¡Finalmente, nosotros comemos pizza en Mexico!

Horse-drawn carriage      

I shot this while waiting for our pizza. Wish I'd crouched and panned and maybe shortened the shutter, but I wasn't thinking much about technique, I was tired, sweaty (it's the Yucatan), and hungry, I'd not eaten all day.

As to the photo, there are lots of horse-drawn carriages on Merida's streets and while I like the clop clop clop soundtrack of the horse hooves on stone I don't know quite what to think about this, the horse-drawn carriage thing. Is it bad for the horse? Does it enjoy pulling a carriage in car traffic, or would it rather be out eating grass? I'd guess the latter so I won't encourage the practice but I will take the occasional picture.

Horse drawn carriage

Merida dia uno

October 27, 2018   Merida, Mexico

After a good sleep we woke refreshed and spent the day exploring the town and picking up some groceries. We passed through the city's main square, Plaza Grande, where we caught a glimpse of the cathedral. We also saw a lot of colourful buildings along our way.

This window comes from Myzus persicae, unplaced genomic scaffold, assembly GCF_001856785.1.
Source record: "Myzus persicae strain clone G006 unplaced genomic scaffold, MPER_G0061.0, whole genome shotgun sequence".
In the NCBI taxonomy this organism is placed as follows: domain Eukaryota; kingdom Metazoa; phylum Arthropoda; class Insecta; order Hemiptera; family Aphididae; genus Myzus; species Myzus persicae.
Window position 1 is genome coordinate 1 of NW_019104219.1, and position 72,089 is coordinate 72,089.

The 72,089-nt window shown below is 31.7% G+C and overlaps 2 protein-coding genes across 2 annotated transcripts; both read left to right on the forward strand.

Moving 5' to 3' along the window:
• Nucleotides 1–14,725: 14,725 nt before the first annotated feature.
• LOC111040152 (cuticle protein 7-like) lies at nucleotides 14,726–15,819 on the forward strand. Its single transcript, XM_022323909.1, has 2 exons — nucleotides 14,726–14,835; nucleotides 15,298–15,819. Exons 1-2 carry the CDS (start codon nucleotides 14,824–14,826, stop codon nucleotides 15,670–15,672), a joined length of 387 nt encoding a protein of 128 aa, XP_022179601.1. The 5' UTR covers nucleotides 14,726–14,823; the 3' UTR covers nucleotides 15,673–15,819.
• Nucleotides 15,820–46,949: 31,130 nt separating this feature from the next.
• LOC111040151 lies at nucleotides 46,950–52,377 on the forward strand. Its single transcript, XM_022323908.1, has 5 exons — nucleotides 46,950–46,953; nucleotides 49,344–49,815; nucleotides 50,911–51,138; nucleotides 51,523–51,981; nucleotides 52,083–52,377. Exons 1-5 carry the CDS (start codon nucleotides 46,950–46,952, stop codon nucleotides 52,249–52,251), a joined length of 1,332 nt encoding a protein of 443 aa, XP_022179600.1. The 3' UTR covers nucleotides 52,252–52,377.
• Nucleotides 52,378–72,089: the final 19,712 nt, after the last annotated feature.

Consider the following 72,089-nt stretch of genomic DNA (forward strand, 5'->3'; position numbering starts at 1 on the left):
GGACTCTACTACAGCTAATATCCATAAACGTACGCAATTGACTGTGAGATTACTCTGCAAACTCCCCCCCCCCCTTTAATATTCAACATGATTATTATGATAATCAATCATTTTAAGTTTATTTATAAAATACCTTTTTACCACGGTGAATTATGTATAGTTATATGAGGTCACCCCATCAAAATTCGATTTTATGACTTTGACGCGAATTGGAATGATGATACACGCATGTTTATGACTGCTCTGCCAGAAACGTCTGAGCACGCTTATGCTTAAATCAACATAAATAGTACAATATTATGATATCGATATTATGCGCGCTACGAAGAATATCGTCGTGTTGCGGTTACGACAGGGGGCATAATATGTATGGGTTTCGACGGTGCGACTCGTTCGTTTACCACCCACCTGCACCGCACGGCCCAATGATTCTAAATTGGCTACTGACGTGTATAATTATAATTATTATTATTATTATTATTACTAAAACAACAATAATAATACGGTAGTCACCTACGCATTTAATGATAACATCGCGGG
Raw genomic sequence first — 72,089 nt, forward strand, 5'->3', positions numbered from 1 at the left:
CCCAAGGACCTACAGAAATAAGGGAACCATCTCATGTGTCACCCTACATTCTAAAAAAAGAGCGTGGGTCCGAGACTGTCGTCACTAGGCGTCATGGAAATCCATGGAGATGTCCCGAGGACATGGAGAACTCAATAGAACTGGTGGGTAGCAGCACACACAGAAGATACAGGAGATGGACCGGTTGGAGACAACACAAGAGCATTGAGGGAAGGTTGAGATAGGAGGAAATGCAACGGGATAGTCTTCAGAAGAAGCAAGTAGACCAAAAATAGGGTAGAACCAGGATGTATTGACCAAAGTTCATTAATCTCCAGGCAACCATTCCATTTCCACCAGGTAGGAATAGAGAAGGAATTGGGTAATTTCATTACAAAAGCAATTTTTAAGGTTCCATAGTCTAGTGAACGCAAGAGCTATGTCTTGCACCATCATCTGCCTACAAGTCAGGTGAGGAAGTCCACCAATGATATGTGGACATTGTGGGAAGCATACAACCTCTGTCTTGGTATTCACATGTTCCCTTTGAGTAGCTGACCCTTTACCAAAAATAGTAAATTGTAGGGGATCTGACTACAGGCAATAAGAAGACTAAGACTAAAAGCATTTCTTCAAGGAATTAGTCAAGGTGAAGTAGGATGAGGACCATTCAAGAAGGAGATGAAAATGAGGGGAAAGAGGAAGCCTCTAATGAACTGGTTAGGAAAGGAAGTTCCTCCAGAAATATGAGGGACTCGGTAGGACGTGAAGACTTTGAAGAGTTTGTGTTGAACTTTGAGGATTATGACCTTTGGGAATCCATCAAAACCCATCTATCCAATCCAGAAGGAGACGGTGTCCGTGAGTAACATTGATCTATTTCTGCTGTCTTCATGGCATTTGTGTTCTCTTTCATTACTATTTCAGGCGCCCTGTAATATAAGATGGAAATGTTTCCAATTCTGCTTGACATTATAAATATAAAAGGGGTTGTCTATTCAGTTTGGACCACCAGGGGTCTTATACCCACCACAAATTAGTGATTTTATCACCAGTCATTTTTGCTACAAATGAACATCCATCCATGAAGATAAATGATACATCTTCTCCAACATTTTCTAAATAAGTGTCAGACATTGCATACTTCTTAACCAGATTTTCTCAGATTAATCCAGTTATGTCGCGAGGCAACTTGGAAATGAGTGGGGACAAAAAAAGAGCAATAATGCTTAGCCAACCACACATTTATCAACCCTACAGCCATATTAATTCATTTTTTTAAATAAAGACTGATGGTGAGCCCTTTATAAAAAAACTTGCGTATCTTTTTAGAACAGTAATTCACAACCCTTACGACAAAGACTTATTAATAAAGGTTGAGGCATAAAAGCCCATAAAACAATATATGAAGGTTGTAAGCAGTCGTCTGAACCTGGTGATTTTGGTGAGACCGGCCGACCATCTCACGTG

We looked at a couple of artisan markets featuring colourful items, many with a Dia de Muertos theme. We especially liked the wood and ceramic masks. Then, waiting at a traffic light, a fellow talked us into checking out another market, which seemed fine at first, except he quickly handed us off to another fellow who clearly wanted to see us take home some art by the end of the day. The whole experience soon began to remind me of a Ephesus carpet salesman who used everything from Van cats and flirts to get us into his store in hope of sending us home with a Turkish carpet. In both cases the salesmen were disappointed as we didn't buy anything.

For dinner we went to a neighborhood Mexican restaurant/bar that features botanero, which is like a Mexican version of tapas. In addition to our entrees Paul ordered a beer, and the beer order came with a tableful of small plates of food. When the waitress brought our order we thought she had the wrong table, it was so much food.